Although CR/LE mimetics increase LE, they do so less than half as much as true CR. There is a real difference between genuine CR and CR mimetics. In real CR, the intracellular environment and extracellular environment are fuel depleted, while under CR mimetic conditions fuel and energy are ad libitum. The CG pathway must shut down during real CR, but does it have to shut down if only the CR/LE half of the system is strongly and directly affected? We have already seen (5/20/11 Science) that TOR can be compartmentalized in the cell and behave differentially. All known CR mimetics operate on the CR/LE side. Maybe down regulating CG with one of our silver medalists along with a CR mimetic might force TOR to operate in all compartments like it must do in actual CR. Then, we might have a more realistic CR mimicry, and a result more closely approximating ‘the real McCoy’.

Our first primitive attempt to map out the CG/CM and CR/LE system is just a beginning, and we hope that it is a correct beginning, because the medical implications are just altogether stupefying. If this really is that good beginning, then it could function as a template for future pharmaceutical blockbusters, concept pathway expansion and a variety of, yet unsuspected or wholly unknown fruitful applications. From our perspective, the system is coherent and consistent, and seems to explain a lot, in terms if our present knowledge, especially in the way that so many pieces seems to fit together, and so well. Only the future will tell if our idea holds together as a global unifying hypothesis for the aging diseases and life extension phenomena.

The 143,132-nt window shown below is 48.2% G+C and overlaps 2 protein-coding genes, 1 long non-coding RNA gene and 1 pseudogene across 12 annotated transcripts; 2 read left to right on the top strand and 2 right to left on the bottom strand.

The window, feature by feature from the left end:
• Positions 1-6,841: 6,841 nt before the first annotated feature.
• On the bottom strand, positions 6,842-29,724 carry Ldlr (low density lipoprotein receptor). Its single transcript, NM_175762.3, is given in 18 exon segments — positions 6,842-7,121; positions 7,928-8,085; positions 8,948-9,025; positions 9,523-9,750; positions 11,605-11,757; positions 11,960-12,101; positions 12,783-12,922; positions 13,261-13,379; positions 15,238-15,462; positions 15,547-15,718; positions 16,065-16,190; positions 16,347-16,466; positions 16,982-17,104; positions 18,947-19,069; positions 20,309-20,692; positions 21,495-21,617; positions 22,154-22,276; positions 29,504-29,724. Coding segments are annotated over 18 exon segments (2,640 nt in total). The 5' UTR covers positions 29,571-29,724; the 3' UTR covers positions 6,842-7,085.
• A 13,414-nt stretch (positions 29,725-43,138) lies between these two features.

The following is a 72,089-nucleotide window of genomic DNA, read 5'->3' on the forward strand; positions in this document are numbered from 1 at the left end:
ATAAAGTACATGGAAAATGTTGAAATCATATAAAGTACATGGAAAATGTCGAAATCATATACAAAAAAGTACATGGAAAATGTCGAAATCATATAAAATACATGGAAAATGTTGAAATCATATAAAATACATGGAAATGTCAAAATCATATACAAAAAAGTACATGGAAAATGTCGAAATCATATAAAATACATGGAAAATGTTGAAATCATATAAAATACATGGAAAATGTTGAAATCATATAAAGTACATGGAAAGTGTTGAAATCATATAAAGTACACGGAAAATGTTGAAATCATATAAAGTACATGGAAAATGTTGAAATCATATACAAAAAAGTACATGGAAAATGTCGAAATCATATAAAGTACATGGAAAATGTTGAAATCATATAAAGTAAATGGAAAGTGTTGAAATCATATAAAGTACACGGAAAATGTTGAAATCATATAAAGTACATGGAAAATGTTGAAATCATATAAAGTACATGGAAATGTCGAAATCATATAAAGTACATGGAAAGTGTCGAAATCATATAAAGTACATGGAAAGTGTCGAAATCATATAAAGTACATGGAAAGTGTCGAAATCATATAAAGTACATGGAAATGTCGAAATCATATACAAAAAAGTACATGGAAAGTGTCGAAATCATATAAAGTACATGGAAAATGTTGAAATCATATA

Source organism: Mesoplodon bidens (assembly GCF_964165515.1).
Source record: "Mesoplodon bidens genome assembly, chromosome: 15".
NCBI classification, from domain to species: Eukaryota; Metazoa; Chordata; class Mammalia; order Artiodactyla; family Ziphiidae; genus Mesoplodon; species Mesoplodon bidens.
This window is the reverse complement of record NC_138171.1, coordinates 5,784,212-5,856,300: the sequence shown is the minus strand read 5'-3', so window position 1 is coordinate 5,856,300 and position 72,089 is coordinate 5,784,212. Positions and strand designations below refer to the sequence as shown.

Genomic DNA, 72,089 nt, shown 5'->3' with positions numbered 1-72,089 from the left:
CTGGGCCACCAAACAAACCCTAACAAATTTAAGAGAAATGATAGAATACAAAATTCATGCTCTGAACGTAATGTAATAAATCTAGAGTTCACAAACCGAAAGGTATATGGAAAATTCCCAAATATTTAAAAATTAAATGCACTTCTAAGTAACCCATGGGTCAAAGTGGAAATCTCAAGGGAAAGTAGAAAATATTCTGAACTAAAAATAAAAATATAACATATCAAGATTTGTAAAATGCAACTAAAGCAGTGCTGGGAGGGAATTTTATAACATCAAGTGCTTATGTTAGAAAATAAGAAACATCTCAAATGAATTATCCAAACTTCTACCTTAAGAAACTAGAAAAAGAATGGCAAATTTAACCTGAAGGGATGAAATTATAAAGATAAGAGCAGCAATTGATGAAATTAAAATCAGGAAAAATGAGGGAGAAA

We cannot thank the Life Extension Foundation (LEF) enough, because it would have been more than just difficult to arrive where we did, in a reasonable time frame, without their focus. Even with that in mind, the three disease states we had to investigate, included a huge chunk of chemical armamentarium, consisting of many hundreds of potential candidates and over a thousand references. Even though it was left to us to put the puzzle together, having LEF put a lot of the pieces in one box helped quite a bit. Then, there was the realization that our winning candidates had favorable impacts on about half of the other age related diseases in the LEF compendium, and a new merry chase began. This paper is just a theory presentation narrative, and contains no bibliography outside of its internal references to vitally important review or work articles. However, with these referencing capabilities, we believe that all we say proves true and is easily verifiable. Lastly, these are rather belated discoveries for us, after having lived a near six decades as a mixed bag of common social decency blended with questionable dietary habits, and spiced with generic sin, vice and occasional debauchery. Hopefully this knowledge may yield more merit for those to follow.